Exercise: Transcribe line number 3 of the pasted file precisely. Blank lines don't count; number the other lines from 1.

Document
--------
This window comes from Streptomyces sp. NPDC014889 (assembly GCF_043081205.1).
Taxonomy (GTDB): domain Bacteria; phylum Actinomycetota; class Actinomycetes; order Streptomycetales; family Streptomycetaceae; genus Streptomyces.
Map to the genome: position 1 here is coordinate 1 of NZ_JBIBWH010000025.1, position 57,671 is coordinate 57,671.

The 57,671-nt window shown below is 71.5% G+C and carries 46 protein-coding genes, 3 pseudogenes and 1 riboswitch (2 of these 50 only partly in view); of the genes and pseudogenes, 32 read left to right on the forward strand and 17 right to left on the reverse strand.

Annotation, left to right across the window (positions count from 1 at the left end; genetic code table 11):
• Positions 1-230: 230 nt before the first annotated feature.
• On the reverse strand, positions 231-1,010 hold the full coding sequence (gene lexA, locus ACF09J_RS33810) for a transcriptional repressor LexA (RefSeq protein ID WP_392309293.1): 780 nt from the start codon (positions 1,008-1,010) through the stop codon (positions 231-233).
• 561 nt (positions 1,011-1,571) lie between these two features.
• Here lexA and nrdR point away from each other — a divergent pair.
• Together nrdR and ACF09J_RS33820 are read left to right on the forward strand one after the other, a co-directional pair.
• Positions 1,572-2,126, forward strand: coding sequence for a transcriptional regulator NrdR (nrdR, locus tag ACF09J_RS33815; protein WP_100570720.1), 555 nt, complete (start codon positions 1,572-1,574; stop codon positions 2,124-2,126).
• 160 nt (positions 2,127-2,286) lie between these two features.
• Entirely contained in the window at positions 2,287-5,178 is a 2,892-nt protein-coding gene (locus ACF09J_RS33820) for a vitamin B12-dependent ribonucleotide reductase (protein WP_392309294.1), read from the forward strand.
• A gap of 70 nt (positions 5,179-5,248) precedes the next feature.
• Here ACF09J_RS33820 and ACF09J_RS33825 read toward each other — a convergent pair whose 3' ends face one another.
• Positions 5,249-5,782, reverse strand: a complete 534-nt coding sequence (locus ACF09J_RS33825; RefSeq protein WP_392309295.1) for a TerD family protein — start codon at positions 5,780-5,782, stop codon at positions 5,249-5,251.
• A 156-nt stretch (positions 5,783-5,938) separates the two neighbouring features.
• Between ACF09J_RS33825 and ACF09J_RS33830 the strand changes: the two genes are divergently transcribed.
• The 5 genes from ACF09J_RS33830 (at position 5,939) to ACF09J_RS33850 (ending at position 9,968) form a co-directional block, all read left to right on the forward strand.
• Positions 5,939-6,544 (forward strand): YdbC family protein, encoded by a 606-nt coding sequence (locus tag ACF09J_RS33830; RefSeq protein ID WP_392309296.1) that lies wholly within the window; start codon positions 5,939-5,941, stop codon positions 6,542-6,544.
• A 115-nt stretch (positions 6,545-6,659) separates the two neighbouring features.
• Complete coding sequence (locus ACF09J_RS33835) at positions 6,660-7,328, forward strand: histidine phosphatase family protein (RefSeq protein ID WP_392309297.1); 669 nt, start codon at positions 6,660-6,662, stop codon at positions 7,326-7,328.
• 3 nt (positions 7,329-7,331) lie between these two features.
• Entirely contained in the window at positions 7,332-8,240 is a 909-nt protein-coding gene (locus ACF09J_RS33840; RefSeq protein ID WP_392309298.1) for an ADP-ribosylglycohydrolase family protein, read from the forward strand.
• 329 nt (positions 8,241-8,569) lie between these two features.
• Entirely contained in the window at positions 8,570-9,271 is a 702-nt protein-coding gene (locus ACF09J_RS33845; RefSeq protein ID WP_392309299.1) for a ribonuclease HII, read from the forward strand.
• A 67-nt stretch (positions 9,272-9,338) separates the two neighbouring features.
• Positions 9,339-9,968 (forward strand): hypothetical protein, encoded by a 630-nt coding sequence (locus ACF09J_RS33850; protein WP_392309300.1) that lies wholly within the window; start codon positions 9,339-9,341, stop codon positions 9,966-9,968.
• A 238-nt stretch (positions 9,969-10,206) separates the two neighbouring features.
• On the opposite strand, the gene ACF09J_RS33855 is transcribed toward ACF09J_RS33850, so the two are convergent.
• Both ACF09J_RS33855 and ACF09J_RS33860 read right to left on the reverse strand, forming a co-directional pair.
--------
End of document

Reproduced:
Map to the genome: position 1 here is coordinate 1 of NZ_JBIBWH010000025.1, position 57,671 is coordinate 57,671.